Bridget Brink, the U.S. ambassador to Ukraine, condemned the “brutal” strike on a city whose citizens had “already suffered so much” when retreating Russian forces cut off power and water to Kherson on their way out.
“Truly horrific, especially on Christmas Eve,” she tweeted.
Russia’s war in Ukraine is now fought in two largely separate arenas: ground battles in the south and east, and air contests between Ukraine’s defense systems and Russia’s cruise missiles and drones aimed at electrical infrastructure. Military analysts say the infrastructure-targeting campaign is intended to demoralize Ukrainians and push their government into a cease-fire that might allow Russia time to regroup and rearm for future offensives.
Since October, Russia has fired volleys of missiles and drones at Ukraine’s energy infrastructure in intervals of roughly a week to 10 days, according to Ukraine’s military intelligence chief. Most barrages have included around 75 missiles.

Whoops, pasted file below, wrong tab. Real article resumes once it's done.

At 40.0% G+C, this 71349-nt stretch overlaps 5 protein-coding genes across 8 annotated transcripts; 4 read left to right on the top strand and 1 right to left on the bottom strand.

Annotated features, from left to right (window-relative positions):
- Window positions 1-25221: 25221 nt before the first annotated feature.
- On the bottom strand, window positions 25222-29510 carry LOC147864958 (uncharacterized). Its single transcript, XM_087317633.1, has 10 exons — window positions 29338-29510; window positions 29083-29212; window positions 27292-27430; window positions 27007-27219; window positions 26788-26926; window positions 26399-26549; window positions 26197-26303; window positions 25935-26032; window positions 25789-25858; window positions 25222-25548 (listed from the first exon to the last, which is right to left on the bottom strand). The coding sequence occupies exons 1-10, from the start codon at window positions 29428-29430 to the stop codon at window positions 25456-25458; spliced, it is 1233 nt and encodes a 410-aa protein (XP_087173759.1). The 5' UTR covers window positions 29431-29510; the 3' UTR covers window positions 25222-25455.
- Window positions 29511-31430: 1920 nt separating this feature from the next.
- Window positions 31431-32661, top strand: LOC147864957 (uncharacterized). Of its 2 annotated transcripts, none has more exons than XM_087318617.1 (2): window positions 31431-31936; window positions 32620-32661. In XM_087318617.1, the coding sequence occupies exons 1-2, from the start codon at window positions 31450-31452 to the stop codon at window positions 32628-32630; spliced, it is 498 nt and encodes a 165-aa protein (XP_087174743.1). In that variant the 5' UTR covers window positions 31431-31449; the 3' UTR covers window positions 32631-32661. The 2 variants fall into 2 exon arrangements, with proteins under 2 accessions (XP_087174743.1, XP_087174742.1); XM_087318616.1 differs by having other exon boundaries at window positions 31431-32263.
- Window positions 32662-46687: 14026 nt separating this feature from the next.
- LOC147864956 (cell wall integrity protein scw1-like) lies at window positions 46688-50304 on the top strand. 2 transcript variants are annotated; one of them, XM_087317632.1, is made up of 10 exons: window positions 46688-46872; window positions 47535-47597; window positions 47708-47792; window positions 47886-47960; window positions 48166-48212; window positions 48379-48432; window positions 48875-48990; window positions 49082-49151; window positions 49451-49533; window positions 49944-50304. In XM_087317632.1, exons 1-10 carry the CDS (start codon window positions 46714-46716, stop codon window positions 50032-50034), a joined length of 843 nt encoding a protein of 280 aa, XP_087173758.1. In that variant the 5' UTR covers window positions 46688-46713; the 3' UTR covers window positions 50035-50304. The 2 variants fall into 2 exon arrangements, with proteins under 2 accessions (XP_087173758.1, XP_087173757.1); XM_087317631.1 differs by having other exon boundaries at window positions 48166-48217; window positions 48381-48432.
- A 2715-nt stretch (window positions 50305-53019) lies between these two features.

That tempo is likely set based on Russia’s weapons supply, Britain’s defense intelligence agency said on Saturday.
“Russia has likely limited its long-range missile strikes against Ukrainian infrastructure to around once a week due to the limited availability of cruise missiles,” the agency said in its daily update. “Similarly, Russia is unlikely to have increased its stockpile of artillery munitions enough to enable large-scale offensive operations.”
For weeks, Ukrainian officials have expressed concern that Russian forces could use neighboring Belarus as a launchpad for a new ground offensive, with Kyiv, Ukraine’s capital, a potential target. A rare visit by President Vladimir V. Putin this week to Belarus to meet with his closest regional ally, President Aleksandr G. Lukashenko, amplified those concerns. Mr. Lukashenko, in turn, traveled to Russia on Saturday, state media reported.
But the director of Ukraine’s military intelligence agency said in an interview with The New York Times on Friday that, while the possibility could not be entirely ruled out, a recent flurry of Russian military activity in Belarus was an attempt by Moscow to trick Ukraine into diverting soldiers from the active front line in the southeast of the country.